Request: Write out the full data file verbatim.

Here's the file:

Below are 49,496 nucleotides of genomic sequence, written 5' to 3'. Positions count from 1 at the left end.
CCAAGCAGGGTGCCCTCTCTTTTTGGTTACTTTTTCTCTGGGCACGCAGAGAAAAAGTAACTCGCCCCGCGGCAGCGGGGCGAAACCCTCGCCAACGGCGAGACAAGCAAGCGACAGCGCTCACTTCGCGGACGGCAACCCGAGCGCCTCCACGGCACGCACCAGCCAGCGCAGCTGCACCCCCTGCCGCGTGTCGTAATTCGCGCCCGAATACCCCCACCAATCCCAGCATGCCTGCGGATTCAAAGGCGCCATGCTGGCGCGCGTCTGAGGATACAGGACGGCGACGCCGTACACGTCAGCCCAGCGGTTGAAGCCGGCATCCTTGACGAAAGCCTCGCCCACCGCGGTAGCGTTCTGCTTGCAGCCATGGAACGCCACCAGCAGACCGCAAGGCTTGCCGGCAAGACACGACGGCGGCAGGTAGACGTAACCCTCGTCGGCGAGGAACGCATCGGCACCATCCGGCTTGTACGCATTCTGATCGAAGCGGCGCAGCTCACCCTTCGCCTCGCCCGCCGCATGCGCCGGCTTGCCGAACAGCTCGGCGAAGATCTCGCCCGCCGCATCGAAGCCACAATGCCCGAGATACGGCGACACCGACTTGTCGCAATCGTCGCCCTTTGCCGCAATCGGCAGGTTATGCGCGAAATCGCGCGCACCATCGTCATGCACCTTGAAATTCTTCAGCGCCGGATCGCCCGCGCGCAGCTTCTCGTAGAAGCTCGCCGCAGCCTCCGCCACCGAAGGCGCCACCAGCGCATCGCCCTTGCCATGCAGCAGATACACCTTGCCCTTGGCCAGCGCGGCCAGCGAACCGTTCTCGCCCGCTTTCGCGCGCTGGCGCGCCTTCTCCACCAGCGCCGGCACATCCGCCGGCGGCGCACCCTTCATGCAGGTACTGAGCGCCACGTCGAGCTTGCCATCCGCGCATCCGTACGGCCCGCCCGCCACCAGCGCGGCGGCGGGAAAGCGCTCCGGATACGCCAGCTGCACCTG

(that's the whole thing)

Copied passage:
Below are 49,496 nucleotides of genomic sequence, written 5' to 3'. Positions count from 1 at the left end.
CCAAGCAGGGTGCCCTCTCTTTTTGGTTACTTTTTCTCTGGGCACGCAGAGAAAAAGTAACTCGCCCCGCGGCAGCGGGGCGAAACCCTCGCCAACGGCGAGACAAGCAAGCGACAGCGCTCACTTCGCGGACGGCAACCCGAGCGCCTCCACGGCACGCACCAGCCAGCGCAGCTGCACCCCCTGCCGCGTGTCGTAATTCGCGCCCGAATACCCCCACCAATCCCAGCATGCCTGCGGATTCAAAGGCGCCATGCTGGCGCGCGTCTGAGGATACAGGACGGCGACGCCGTACACGTCAGCCCAGCGGTTGAAGCCGGCATCCTTGACGAAAGCCTCGCCCACCGCGGTAGCGTTCTGCTTGCAGCCATGGAACGCCACCAGCAGACCGCAAGGCTTGCCGGCAAGACACGACGGCGGCAGGTAGACGTAACCCTCGTCGGCGAGGAACGCATCGGCACCATCCGGCTTGTACGCATTCTGATCGAAGCGGCGCAGCTCACCCTTCGCCTCGCCCGCCGCATGCGCCGGCTTGCCGAACAGCTCGGCGAAGATCTCGCCCGCCGCATCGAAGCCACAATGCCCGAGATACGGCGACACCGACTTGTCGCAATCGTCGCCCTTTGCCGCAATCGGCAGGTTATGCGCGAAATCGCGCGCACCATCGTCATGCACCTTGAAATTCTTCAGCGCCGGATCGCCCGCGCGCAGCTTCTCGTAGAAGCTCGCCGCAGCCTCCGCCACCGAAGGCGCCACCAGCGCATCGCCCTTGCCATGCAGCAGATACACCTTGCCCTTGGCCAGCGCGGCCAGCGAACCGTTCTCGCCCGCTTTCGCGCGCTGGCGCGCCTTCTCCACCAGCGCCGGCACATCCGCCGGCGGCGCACCCTTCATGCAGGTACTGAGCGCCACGTCGAGCTTGCCATCCGCGCATCCGTACGGCCCGCCCGCCACCAGCGCGGCGGCGGGAAAGCGCTCCGGATACGCCAGCTGCACCTG